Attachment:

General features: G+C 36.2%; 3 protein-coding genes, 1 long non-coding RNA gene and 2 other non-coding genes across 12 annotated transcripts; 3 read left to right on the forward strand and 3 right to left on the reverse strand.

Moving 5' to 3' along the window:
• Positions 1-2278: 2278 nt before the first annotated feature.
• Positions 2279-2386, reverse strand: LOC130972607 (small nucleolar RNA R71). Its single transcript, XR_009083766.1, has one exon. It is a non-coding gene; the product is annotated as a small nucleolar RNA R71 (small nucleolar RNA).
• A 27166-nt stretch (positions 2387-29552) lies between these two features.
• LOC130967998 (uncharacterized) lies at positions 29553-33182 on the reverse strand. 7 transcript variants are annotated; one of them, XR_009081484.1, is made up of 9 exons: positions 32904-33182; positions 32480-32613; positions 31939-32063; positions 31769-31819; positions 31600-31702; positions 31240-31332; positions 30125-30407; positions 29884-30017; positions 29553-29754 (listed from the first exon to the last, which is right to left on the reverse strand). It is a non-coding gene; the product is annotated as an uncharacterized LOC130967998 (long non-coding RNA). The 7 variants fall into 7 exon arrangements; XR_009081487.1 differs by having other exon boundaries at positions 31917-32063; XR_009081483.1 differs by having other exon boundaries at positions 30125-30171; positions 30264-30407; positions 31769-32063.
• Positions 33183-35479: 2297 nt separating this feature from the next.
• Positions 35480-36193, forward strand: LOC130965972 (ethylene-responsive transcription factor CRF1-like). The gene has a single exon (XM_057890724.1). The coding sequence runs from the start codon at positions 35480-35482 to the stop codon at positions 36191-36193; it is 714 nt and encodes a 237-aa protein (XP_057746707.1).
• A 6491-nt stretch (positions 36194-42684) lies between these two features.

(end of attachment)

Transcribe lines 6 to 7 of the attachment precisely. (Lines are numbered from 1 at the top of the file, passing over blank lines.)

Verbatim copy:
• LOC130967998 (uncharacterized) lies at positions 29553-33182 on the reverse strand. 7 transcript variants are annotated; one of them, XR_009081484.1, is made up of 9 exons: positions 32904-33182; positions 32480-32613; positions 31939-32063; positions 31769-31819; positions 31600-31702; positions 31240-31332; positions 30125-30407; positions 29884-30017; positions 29553-29754 (listed from the first exon to the last, which is right to left on the reverse strand). It is a non-coding gene; the product is annotated as an uncharacterized LOC130967998 (long non-coding RNA). The 7 variants fall into 7 exon arrangements; XR_009081487.1 differs by having other exon boundaries at positions 31917-32063; XR_009081483.1 differs by having other exon boundaries at positions 30125-30171; positions 30264-30407; positions 31769-32063.
• Positions 33183-35479: 2297 nt separating this feature from the next.